Cap't Bob


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Subject: RE: BS: Coffee
From: The Fooles Troupe
Date: 18 Dec 05 - 08:50 AM

So Cap't Bob, I've always been told coffee tastes better if you get it in bulk....


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Subject: RE: BS: Coffee
From: Cap't Bob
Date: 18 Dec 05 - 11:17 AM

Well foolestroupe that's the way I learned to make coffee and over the years I've tended to stick with the method. My wife thinks I go through way to much coffee ~ I make more than we need. Holding to the words of my Mother "waste not, want not", I hate to throw things away and as a result end up drinking more than I should.

Recently I've been playing at a little coffee house in Atlanta Michigan. Wrote this little blues type song for the place:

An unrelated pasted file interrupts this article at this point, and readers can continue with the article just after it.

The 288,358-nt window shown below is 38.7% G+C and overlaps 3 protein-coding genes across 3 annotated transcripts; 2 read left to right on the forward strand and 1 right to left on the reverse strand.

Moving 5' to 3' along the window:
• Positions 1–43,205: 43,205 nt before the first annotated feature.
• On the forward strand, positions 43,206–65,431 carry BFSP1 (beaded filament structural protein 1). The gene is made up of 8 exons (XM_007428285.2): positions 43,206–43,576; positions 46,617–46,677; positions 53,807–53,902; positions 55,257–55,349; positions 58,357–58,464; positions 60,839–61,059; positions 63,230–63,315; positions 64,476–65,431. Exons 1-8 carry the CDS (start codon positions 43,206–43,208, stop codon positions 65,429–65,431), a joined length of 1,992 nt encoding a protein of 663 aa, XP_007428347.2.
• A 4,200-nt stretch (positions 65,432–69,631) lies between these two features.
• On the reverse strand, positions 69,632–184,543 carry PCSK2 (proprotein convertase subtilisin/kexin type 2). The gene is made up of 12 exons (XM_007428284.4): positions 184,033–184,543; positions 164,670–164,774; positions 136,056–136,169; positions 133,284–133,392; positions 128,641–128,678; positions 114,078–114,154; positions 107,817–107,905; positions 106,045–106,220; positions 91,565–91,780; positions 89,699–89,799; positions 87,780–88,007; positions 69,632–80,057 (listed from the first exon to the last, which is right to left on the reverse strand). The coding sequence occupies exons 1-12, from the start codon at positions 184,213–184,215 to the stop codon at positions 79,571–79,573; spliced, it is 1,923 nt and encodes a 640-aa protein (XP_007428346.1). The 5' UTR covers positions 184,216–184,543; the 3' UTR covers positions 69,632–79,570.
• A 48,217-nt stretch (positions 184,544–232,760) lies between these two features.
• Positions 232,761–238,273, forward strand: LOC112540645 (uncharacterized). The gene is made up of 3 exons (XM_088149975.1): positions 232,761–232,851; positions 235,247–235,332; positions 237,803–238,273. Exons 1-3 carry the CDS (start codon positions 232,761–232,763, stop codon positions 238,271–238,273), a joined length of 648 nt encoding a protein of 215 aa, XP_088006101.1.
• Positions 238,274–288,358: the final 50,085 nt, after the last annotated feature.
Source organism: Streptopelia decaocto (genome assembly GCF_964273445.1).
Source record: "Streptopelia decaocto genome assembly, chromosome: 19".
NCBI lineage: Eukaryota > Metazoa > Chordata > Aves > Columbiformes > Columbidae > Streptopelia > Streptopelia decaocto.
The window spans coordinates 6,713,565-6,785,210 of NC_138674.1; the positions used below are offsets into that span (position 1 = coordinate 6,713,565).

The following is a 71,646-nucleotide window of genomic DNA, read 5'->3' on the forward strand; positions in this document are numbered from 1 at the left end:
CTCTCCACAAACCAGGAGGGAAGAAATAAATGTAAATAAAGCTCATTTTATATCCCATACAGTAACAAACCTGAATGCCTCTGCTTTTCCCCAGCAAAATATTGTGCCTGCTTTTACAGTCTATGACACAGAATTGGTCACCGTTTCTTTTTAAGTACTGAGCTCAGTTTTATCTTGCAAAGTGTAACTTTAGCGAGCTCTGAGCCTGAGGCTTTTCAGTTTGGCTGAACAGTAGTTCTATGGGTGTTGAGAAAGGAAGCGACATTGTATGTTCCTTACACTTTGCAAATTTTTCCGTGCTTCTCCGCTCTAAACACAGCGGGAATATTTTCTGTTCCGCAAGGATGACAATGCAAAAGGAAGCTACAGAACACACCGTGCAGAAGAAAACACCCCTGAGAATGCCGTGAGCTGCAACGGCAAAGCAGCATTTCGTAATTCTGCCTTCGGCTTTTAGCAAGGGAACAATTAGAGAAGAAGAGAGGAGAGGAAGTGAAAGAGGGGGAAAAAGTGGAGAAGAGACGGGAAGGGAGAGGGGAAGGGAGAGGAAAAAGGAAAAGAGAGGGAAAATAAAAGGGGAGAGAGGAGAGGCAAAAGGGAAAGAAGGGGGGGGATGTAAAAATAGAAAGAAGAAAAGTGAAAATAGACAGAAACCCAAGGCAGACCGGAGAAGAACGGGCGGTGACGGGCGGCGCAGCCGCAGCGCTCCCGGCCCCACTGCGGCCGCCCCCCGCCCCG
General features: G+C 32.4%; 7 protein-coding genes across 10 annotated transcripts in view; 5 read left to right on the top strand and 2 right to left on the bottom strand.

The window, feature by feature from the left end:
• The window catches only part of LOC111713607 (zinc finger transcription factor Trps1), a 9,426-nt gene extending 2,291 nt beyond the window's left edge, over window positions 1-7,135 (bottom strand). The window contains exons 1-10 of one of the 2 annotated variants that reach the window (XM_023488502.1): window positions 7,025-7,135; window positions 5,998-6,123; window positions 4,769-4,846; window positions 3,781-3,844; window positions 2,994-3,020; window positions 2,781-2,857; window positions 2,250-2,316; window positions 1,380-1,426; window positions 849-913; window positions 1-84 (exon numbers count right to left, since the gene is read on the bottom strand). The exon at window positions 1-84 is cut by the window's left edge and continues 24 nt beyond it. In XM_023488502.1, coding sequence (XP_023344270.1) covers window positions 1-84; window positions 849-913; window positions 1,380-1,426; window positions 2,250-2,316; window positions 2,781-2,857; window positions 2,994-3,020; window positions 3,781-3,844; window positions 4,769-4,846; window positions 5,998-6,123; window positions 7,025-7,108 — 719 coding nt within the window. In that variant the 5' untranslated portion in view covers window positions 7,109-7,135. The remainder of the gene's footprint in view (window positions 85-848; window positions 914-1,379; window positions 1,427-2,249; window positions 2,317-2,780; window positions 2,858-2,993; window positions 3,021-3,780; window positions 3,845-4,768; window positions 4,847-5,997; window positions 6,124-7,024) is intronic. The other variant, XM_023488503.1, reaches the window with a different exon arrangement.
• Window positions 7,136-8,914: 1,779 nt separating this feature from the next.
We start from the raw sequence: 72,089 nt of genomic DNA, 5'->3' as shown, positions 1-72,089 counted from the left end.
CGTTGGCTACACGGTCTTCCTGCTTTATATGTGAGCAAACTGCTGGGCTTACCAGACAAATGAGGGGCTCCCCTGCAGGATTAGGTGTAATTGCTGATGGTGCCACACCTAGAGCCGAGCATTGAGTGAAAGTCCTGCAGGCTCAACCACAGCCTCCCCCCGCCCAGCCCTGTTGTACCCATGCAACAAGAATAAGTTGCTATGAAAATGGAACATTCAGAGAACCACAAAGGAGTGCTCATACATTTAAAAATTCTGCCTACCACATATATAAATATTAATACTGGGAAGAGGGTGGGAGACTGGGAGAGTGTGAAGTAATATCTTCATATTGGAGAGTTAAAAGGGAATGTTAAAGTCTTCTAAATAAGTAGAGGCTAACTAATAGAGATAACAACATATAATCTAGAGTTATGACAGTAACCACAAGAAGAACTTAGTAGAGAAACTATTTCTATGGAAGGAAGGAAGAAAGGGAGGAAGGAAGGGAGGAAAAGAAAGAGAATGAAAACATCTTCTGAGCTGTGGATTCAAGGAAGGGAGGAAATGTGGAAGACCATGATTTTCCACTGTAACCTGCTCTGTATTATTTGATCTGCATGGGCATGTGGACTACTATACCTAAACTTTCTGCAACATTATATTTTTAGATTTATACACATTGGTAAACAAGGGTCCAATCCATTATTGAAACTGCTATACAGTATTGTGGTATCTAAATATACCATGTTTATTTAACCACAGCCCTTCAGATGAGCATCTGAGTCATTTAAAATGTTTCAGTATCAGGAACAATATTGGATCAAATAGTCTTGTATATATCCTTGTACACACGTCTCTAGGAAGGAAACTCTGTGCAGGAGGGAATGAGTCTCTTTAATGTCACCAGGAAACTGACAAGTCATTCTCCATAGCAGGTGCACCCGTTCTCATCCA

I went to Atlanta the other day,
Up in Northern Michigan not Atlanta G. A.
Back in the pine woods is a neat little spot,
The scenery is great and the coffees hot.

CHORUS:
at the north woods ~~~ that's where it's at,
at the north woods ~~~ I'm sure about that,
at the north woods, you can sit and chew,
say hi to Patty and the North Woods Crew

If you need some coffee and a scone or two,
and like to look at paintings while you sip and chew,
You need to escape from your day's routine
and spend a little time with the old coffee bean.
CHORUS
If you like your music in the acoustic style,
come on in, sit down for a while,
and listen to some tunes in the home spun way,
I'm sure you'll want to come back another day.
CHORUS

It's a neat little spot a great place to drink coffee.
Check it out....
http://northwoodscoffeehouse.com/
Cap't Bob